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I always refer to The United States of America in Spanish as «los Estados Unidos>>. But today I came across an article entitled China acusa a Estados Unidos de rehuir compromisos. Notice the lack of definite article in the name of the country.

Is this an acceptable or common practice? Is it perhaps because this is a headline, and headlines often omit certain words for brevity?

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My answer is only based on my experience as a user language Spanish of Chile, I don't know if there rules on the matter.

For us the name of the country is Estados Unidos. Users don't have awareness that we are talking about "a group of states that are united", in which case would feel the need of an article.

A map translated into Spanish label the country as "Estados Unidos", not as "Los Estados Unidos".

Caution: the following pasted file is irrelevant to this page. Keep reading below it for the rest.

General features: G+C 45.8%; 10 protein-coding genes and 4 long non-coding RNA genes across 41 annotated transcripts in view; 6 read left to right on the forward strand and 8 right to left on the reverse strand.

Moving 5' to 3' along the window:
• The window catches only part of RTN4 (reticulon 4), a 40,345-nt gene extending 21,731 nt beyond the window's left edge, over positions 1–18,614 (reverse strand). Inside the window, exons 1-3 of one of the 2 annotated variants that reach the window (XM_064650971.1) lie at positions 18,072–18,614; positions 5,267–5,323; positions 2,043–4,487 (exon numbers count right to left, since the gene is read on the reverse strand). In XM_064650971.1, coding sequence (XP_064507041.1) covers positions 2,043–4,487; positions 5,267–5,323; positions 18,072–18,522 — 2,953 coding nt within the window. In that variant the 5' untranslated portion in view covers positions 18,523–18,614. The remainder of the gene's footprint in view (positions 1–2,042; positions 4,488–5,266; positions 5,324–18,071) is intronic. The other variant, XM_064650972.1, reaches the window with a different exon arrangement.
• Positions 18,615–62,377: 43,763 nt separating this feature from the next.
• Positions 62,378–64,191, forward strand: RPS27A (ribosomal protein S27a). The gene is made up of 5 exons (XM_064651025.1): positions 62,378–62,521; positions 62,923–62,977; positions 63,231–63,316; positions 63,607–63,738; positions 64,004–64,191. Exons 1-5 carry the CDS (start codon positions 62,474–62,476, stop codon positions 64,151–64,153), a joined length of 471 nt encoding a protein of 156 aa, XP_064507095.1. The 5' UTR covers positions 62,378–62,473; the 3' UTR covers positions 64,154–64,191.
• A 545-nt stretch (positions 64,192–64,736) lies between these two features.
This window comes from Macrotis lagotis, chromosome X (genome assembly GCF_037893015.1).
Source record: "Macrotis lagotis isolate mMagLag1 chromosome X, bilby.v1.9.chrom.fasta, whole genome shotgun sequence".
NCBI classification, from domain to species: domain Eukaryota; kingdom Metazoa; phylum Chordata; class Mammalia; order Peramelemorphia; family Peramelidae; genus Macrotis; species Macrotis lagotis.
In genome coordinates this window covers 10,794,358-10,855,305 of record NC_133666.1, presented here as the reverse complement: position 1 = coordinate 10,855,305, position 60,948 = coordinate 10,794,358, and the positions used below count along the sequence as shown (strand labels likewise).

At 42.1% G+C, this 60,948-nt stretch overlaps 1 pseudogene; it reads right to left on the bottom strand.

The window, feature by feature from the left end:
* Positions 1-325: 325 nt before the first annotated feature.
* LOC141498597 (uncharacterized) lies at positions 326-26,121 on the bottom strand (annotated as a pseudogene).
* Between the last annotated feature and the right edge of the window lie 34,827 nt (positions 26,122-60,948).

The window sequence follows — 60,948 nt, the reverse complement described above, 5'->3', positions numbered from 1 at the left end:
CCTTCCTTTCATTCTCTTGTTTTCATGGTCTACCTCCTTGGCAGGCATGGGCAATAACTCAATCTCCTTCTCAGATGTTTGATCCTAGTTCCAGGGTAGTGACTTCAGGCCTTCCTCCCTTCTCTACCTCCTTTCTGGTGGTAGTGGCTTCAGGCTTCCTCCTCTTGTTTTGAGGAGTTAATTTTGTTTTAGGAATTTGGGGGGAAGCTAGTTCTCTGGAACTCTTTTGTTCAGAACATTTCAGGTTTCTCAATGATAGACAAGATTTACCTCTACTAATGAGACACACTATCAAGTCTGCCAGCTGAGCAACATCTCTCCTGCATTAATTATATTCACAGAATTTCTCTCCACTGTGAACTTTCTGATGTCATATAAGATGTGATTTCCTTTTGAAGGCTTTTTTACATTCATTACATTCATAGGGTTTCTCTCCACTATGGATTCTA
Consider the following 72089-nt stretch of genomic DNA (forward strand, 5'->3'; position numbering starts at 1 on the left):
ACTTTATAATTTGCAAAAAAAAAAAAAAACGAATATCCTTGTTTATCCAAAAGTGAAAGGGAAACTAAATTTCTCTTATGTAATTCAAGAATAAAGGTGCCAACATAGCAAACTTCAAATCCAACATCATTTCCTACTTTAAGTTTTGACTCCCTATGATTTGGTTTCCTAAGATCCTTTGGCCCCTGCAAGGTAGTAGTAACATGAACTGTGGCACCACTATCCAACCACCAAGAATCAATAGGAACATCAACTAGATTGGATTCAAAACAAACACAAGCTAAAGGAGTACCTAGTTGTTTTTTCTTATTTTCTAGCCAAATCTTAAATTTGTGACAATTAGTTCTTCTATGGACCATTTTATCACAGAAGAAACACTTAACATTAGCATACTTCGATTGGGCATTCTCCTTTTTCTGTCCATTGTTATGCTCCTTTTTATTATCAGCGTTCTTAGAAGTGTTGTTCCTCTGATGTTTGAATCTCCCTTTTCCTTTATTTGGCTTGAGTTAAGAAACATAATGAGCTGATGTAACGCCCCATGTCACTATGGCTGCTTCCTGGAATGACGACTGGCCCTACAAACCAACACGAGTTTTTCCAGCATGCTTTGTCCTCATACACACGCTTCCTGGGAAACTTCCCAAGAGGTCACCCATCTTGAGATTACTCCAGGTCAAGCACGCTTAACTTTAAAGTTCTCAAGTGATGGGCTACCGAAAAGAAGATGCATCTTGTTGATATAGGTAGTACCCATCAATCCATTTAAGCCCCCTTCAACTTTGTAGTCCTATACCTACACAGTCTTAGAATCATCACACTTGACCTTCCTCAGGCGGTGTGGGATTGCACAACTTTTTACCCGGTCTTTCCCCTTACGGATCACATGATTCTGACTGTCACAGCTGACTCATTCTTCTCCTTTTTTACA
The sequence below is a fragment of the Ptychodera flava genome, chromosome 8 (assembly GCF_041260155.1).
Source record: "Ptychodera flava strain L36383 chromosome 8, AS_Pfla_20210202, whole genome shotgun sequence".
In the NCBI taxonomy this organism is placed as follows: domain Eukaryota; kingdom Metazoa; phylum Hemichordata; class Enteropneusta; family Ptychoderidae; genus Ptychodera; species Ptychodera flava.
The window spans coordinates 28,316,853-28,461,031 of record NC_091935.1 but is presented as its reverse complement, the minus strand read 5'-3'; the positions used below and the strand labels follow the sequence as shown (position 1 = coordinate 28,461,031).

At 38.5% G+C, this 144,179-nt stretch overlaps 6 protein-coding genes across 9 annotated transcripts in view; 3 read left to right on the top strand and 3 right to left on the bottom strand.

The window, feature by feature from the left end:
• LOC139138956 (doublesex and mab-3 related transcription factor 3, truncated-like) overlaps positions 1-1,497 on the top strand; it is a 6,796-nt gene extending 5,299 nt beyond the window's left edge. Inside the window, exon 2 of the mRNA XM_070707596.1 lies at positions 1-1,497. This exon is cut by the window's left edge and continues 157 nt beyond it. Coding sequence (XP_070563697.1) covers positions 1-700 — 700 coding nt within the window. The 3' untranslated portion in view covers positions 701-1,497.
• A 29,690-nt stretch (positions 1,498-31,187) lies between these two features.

Then the normal mode is no article. And when we say los Estados Unidos is just a matter of style, as in "la China" or "el Japón".

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  • In English we almost always say "the United States", so maybe I just carried that habit over from my first language. Thanks for your answer! – Flimzy Feb 25 '15 at 1:04
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Is an acceptable common practice. It hasn't been done for brevity in the headline.

Some names of countries must have the article (eg. El Salvador), while others can have it or not

(El) Afganistán; (La) Argentina; (Las) Bahamas; (La) India.

I think "Estados Unidos" only needs to have the "los" when we refer to the country as "Los Estados Unidos de América". Otherwise is kind of optional.

Interestingly, even if is "Estados Unidos" it is treated as a singular

Estados Unidos mantiene su advertencia contra Irán

Unless you use the "los"

Los Estados Unidos mantienen su advertencia contra Irán

I think that we favor "Estados Unidos", but is not unusual to see "Los Estados Unidos".

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  • 1
    The Fundéu article you link has a very good explanation, in my opinion. – Gorpik Feb 25 '15 at 14:20

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